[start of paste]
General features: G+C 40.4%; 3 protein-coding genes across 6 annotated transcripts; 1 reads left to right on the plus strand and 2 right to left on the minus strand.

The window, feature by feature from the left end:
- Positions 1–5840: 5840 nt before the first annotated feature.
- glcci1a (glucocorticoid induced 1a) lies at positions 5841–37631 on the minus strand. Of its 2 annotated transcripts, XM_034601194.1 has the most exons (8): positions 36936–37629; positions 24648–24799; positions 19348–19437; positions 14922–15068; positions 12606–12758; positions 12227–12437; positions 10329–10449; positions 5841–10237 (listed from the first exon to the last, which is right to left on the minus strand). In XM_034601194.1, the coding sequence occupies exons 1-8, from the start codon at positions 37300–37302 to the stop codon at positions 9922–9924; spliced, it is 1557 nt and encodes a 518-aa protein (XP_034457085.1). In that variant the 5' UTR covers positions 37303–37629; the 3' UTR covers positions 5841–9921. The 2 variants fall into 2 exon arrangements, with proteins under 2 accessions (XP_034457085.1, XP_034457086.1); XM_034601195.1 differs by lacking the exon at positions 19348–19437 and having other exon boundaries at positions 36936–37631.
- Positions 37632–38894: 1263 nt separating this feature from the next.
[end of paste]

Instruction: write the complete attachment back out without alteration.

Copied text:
General features: G+C 40.4%; 3 protein-coding genes across 6 annotated transcripts; 1 reads left to right on the plus strand and 2 right to left on the minus strand.

The window, feature by feature from the left end:
- Positions 1–5840: 5840 nt before the first annotated feature.
- glcci1a (glucocorticoid induced 1a) lies at positions 5841–37631 on the minus strand. Of its 2 annotated transcripts, XM_034601194.1 has the most exons (8): positions 36936–37629; positions 24648–24799; positions 19348–19437; positions 14922–15068; positions 12606–12758; positions 12227–12437; positions 10329–10449; positions 5841–10237 (listed from the first exon to the last, which is right to left on the minus strand). In XM_034601194.1, the coding sequence occupies exons 1-8, from the start codon at positions 37300–37302 to the stop codon at positions 9922–9924; spliced, it is 1557 nt and encodes a 518-aa protein (XP_034457085.1). In that variant the 5' UTR covers positions 37303–37629; the 3' UTR covers positions 5841–9921. The 2 variants fall into 2 exon arrangements, with proteins under 2 accessions (XP_034457085.1, XP_034457086.1); XM_034601195.1 differs by lacking the exon at positions 19348–19437 and having other exon boundaries at positions 36936–37631.
- Positions 37632–38894: 1263 nt separating this feature from the next.